For this edition of Synesthesia, we asked some members of the community to combine their musical tastes and photographic skills to see what kind of music they hear with their photo selection. We are pleased to feature the works of four talented individuals, @thehenrydemos, @crimebird, @bellechennn, and @theofromgreece, who are no strangers to the Lomography community. They have previously shared their stories and journeys with analogue photography, and we are thrilled to have them featured again in the Lomography Magazine. Through these selections, they showcase their unique photography styles and music taste.
We first encountered Mark Lentz (@thehenrydemos) when we saw his expired and colorful photos of Japan on the Lomography website. As a multi-hyphenate creative, Mark combines all his interests, which can be seen with how he takes photos – not being afraid to use expired films and shooting unlikely subjects. For his chosen picture Mark talks about trying to capture his feelings, especially expressing loneliness. His song selections are great pick-me-ups when you're feeling down, with a mix of sentimental electronic synths and funk rhythms to help you get through the day.
The only thing I ever want to capture in my photography is the sheer weight of loneliness. Not to glorify it but face it head-on. Anyway, here are tracks that help me cope with it, I suppose. Pretty low-hanging fruit of track choices but still some that remind me of it.
DIY, underground, and very community-based, Bird captures the spirit of independent music communities through their photos and shines a spotlight on how everyone can come together for the love of music. An active figure in their scene, they chose this psychedelic double exposure during a recent gig that they covered. Their selections are probably the kind of music you might hear when attending the gigs they organize and listening to it gives us a rush of energy.
I was in the pit during Gilt's set at Fest 20, holding onto my camera tightly. They're a post-hardcore band from Florida with a wildly powerful front-person, Asha. The whole crowd was throwing down so hard for the last few sets of the last day of a 3-day music festival. Like everyone desperately had to get that last flurry of feverish energy out before packing up and traveling home. Gilt met that energy and multiplied it. I caught as much of that as I could and could see it work for a live release.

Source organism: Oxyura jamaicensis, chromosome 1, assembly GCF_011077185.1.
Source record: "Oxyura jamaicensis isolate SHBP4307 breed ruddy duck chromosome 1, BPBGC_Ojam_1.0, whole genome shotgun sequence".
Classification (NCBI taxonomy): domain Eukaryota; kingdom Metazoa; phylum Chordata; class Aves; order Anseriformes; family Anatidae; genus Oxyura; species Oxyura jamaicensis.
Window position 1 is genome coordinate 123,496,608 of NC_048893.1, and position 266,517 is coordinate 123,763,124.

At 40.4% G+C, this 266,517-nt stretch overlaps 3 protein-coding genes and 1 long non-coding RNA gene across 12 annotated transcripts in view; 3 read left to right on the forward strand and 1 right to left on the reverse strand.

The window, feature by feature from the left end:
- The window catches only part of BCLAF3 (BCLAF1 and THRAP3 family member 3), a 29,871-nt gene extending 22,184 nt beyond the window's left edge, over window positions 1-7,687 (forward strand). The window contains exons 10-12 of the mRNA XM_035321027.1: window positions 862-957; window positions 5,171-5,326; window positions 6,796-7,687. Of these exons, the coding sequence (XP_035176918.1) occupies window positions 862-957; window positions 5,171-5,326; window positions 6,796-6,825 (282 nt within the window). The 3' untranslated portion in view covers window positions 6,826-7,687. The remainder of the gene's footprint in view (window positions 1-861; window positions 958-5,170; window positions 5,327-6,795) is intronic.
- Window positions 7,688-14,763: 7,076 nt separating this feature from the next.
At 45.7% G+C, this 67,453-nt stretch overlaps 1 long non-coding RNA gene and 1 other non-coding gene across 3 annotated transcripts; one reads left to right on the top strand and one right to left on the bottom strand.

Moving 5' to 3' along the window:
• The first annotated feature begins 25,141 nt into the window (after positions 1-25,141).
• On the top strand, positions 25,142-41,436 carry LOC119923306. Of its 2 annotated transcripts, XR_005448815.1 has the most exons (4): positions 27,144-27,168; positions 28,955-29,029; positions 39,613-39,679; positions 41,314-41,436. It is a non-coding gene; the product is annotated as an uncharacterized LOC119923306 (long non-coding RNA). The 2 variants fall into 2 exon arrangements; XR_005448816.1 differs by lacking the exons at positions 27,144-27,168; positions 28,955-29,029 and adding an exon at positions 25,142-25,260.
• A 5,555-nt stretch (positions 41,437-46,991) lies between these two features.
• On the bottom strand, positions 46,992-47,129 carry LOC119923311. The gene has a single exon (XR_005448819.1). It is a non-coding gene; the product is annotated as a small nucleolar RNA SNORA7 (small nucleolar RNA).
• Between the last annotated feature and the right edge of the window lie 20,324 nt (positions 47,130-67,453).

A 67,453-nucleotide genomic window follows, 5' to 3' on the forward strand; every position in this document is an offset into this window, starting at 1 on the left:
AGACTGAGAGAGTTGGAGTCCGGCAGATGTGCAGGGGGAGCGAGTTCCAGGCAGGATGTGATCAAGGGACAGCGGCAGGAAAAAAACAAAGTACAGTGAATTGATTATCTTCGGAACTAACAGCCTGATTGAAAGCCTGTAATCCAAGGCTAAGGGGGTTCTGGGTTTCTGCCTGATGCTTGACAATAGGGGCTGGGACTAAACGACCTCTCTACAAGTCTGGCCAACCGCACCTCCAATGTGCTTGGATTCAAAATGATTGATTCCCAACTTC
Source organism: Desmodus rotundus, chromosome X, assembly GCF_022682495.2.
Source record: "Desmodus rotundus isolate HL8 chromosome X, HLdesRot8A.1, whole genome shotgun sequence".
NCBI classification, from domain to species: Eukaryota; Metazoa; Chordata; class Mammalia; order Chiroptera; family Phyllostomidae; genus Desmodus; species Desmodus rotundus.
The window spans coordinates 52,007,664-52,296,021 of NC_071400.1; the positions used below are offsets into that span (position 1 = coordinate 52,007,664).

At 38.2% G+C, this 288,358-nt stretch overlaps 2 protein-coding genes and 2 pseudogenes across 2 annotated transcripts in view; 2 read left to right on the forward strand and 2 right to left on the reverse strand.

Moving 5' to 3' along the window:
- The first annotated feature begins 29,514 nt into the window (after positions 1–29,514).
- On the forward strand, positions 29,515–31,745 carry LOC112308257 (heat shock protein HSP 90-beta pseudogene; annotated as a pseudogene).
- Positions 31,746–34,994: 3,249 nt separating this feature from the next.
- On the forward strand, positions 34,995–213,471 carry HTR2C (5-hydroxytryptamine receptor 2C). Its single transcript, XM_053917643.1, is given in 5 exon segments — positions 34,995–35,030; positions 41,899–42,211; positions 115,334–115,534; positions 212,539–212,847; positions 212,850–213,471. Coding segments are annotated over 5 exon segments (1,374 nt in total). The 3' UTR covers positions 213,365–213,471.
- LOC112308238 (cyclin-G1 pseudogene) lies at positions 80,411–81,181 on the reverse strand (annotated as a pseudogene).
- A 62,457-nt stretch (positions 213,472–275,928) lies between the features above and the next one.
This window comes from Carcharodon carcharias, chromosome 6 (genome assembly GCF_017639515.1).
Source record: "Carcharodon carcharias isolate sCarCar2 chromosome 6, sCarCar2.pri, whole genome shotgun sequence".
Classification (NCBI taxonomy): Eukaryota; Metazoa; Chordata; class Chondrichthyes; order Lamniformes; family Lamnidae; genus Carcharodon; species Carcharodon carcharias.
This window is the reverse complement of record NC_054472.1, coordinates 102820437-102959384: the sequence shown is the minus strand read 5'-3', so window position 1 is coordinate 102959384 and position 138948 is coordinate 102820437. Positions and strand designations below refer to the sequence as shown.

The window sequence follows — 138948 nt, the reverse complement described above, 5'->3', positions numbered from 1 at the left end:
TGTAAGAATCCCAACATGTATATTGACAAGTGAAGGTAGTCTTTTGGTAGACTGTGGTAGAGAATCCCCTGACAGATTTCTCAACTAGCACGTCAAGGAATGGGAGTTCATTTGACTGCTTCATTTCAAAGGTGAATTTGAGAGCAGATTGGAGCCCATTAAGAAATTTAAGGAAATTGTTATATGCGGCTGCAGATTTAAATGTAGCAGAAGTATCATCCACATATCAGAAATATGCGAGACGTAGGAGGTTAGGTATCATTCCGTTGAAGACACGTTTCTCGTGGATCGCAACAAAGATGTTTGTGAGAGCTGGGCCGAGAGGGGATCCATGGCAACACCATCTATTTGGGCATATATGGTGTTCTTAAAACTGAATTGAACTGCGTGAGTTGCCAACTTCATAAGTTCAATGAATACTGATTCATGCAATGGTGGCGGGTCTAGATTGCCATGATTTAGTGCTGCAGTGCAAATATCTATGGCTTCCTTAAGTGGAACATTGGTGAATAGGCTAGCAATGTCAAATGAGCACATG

Always showing the drag and queer scene of Taiwan, Belle was one of the first people I met through Lomography after writing a story about nightlife reopening around the world. Her photos showcase the power of drag and how the LGBTQIA+ community comes together in celebration of freedom, self-expression, and love.
Her song selections are a mix of known queer anthems and music that reminds her of drag performances. Talking about one track, a Mandarin cover version of Bonnier Tyler's Holding Out For a Hero, she says, "It’s a theme song from a Taiwanese queer short film “Tank Fairy”, the film was released in 2021 and has been selected by lots of international film festival. The name of this song and the lyrics in Mandarin, turned the idea of 'Hero into 'Shero'. That’s the reason why this photo reminds me of this song. Not only males can be a hero, I think females, queer people, and also people in female figures, can be anyone’s savior."
Draggy Boo Boo, Drag Queen from Taiwan. Funny, sassy, and inspiring, it’s Draggy.
Theodora is a Greek photographer currently based in Berlin who got inspired to take up photography due to her time learning conservation in ancient and fine art objects. she is part of a film community called berlinonfilm and she told us about how having a support system of like-minded individuals is a great way to become more creative and inspired with photography. Filled with lush harmonies and pulsating vocals, her song choices allow are a great listen to reflect and decompress from a tiring day.
When I took this photo, it was obviously an unsuccessful double exposure. We tried to create something mimicking what's inside your mind but it didn't work. So when I had the film back and scanned it I saw more like how we sometimes talk to ourselves in the mirror. It is something that happens to all of us. We are talking to ourselves, we practice speeches for work, we react, we cry, and we open up about things we dare not speak to anyone. I chose songs that reminded me of having these types of conversations at home.
We thank @thehenrydemos, @crimebird, @bellechennn, and @theofromgreece for participating in this round of Synesthesia! If you have a picture and music selections that you want to submit message @rocket_fries0036 or comment down below!